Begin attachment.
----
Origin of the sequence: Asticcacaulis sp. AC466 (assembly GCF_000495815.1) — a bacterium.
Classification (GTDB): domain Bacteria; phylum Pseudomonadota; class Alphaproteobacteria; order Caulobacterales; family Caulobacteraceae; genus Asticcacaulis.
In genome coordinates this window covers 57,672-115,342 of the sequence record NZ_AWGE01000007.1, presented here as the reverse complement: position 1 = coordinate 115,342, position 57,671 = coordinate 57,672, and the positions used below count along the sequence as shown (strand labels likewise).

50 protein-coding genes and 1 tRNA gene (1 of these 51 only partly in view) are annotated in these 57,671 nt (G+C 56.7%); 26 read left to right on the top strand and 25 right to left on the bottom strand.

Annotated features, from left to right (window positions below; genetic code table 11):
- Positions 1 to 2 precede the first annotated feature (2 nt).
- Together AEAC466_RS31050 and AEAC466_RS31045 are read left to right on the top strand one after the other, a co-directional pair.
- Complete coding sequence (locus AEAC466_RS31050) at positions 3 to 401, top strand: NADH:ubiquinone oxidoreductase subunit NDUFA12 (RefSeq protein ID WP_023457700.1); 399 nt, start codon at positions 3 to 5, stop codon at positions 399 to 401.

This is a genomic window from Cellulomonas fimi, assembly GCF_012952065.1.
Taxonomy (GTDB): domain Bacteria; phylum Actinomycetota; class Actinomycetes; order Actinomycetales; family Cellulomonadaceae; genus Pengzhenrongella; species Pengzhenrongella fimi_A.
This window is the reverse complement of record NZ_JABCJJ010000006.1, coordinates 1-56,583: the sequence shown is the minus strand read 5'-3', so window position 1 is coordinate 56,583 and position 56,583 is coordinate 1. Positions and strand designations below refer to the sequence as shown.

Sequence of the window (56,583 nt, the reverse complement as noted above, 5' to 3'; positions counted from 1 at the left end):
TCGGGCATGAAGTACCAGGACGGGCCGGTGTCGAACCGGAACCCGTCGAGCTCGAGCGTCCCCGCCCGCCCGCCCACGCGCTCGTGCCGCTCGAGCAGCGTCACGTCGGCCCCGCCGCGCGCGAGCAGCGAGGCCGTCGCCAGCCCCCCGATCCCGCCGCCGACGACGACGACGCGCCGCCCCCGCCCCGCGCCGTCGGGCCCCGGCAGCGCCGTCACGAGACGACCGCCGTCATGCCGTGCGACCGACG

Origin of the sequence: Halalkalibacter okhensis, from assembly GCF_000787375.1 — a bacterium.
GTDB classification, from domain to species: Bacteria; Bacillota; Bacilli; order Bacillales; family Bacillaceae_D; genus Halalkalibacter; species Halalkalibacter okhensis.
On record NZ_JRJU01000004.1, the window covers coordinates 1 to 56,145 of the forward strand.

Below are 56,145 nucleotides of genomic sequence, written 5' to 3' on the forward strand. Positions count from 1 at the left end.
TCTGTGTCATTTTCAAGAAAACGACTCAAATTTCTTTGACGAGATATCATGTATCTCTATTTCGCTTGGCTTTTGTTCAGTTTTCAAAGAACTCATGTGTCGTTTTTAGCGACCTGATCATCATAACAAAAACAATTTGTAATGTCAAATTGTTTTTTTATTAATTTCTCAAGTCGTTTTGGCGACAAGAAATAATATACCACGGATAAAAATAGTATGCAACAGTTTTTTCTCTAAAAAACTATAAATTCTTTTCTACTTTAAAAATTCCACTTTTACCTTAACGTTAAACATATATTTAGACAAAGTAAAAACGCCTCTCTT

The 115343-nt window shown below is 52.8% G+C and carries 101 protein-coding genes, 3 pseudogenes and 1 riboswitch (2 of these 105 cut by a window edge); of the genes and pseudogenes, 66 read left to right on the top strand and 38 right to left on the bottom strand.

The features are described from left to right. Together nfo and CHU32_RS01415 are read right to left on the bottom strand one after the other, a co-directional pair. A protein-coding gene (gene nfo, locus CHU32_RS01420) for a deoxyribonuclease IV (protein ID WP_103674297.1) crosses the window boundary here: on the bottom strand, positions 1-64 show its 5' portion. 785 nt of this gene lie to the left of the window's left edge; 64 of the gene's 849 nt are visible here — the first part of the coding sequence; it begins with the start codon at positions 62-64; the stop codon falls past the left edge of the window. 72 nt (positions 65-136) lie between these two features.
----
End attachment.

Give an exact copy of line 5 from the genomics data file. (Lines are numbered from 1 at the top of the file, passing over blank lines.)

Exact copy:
Annotated features, from left to right (window positions below; genetic code table 11):